Staying up to date on the going-rate salary for each job description and keeping tabs on the duties and expectations across companies is a must. While each HR team will be working with different budgets, knowing what's out there is essential. Your workforce will know this, especially if you ignore our third strategy. 

While you can't always compete with every company's budget, what you can do is know the job duties that are required and their corresponding salaries. Compare and contrast this with other companies and find what makes your organization's offerings unique. 

Benefits are another way of encouraging company loyalty. There are some things money can't fix, such as the difficulty of dealing with a bad insurance company. Offer your employees tiers of insurance with the flexibility to meet their (and their family’s needs). It is just one way of making your workforce feel supported and cared for on a person-to-person level. 

5. Equity, Diversity, and Inclusion (EDI)

Diversity is the future. It's how we incorporate new ideas and strategies into our lifeblood. It fosters innovation and resilience and aims to make every person in your team feel seen and heard, regardless of race, gender, sexuality, or different abilities.

Equity, Diversity, and Inclusion are non-negotiable for modern-day companies. EDI work begins with your hiring practices but continues into your everyday work environment.

Your company must do more than just the yearly unconscious bias training in today's world. Your organization should be building and analyzing EDI data regarding recruitment, progression, access to growth opportunities and development, and attrition. 

Maintaining comprehensive data will help to foster a commitment to EDI that goes beyond box-checking and is an overarching perspective for your company. This data can illuminate the bigger picture and help you see beyond your institution's best intentions to recognize the patterns beneath the words, good or bad. 

6. Corporate Social Responsibility 

As the millennial generation takes center stage in our workforce, the expectation that companies take social responsibility is higher than ever. It's safe to say that trend will continue with Gen-Zs and well after.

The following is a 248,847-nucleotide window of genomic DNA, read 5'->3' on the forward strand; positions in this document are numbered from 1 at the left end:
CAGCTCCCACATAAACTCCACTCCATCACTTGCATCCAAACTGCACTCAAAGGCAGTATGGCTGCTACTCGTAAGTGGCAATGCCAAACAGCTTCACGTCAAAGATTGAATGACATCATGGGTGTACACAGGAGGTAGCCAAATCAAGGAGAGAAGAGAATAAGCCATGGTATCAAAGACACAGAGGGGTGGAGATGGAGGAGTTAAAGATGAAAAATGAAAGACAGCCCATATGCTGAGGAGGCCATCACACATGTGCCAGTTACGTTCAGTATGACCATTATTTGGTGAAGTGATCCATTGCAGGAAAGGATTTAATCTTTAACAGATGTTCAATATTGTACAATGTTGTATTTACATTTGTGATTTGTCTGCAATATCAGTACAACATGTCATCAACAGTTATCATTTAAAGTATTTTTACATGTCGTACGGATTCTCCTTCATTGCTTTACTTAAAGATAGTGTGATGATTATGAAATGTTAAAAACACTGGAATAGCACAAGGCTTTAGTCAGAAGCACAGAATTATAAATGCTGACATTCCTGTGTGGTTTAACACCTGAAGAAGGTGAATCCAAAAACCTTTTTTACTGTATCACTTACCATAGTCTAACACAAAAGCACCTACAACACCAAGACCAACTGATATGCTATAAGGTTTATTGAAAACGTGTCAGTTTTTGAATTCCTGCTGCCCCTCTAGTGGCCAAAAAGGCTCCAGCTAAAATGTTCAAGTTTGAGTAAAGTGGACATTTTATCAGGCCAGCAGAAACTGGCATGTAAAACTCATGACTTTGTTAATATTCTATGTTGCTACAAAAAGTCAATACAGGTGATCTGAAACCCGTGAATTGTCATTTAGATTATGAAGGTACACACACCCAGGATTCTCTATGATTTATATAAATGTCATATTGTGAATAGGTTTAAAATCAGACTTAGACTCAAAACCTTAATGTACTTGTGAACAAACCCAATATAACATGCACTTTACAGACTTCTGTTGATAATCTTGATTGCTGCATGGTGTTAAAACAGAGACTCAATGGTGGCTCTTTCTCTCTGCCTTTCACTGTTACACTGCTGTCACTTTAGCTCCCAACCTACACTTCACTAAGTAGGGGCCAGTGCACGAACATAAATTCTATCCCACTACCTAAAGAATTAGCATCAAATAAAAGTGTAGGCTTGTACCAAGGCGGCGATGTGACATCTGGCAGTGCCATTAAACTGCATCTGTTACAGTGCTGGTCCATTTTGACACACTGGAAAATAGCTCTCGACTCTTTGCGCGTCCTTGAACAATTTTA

Corporate Social Responsibility (CSR) is the philosophy that businesses are responsible to the communities around them. There are three prevalent social responsibilities that are at the forefront of concern: Environmental, Ethical, and Philanthropic. 

With cities worldwide reaching record temperature highs, employees are asking more than just their governments to act on global warming. Employees expect commitments like reducing pollution, increasing reliance on sustainable energy, and offsetting the negative impacts of your company's contributions to climate change. 

Ethical responsibility speaks to fair treatment of all company stakeholders, from leadership and investors to employees, suppliers, and customers. Sourcing products and components according to Fair Trade standards is an excellent example of a company's commitment to ethical responsibility.

With the prospect of committing almost a third of their lives to work, it's no surprise that employees want their companies to give back. Philanthropic responsibility is a commitment to investing and bettering the communities around them. It acknowledges that a company has a duty to make the world a better place through economic and cultural means.

7. Employee Wellbeing 

The United States just initiated its first nationwide mental health hotline. Now more than ever, both sides of the American aisle seem to agree that mental health is just as important as physical health. But the well-being of your employees is hard to track.

This point returns us to our second strategy. Communication and appreciation open the doorway to more profound consideration. It's impossible to gauge the well-being of your employees if you do not regularly check in with them.

As the workplace is more remote than ever, it's crucial to incorporate the lessons we've learned about burnout and sustainable work practices to promote mental health. 

Incorporate check-ins during small meetings, and foster a company culture of care. It might initially feel like you're wasting valuable company time. However, studies show that even five minutes per day checking in can be enough to keep your workforce in a mindset of self (and community) care. 

What Makes a Great HR Strategy?

Creating a great HR strategy takes a commitment to understanding your company, its values, both, and its aims for the future. It involves talking to your workforce and recognizing the gaps between those aims and the resources your team has to achieve them. 

Any successful HR strategy seeks limited turnover while also planning for succession within the company. It encourages and incentivizes its employees with regular audits of their compensation, benefits packages, and work environments.

More than anything, an HR strategy is made great by the people who implement it. Real-time follow-through, adjustment, and consideration of feedback create strategies that are as fluid and changing as the people that enact them.

Conclusion

With these seven strategies as guideposts, you can reconsider and shape your company's needs and lead it further down a path of positive, sustainable growth.

Ready to implement the first strategy and make your hiring practices more efficient? ScoutLogic makes screening hassle-free, with a dedicated "Scout' who works directly with your company. Our pro-active services give you more time to interview your perfect candidates.

Contact ScoutLogic and save your HR team valuable time and resources.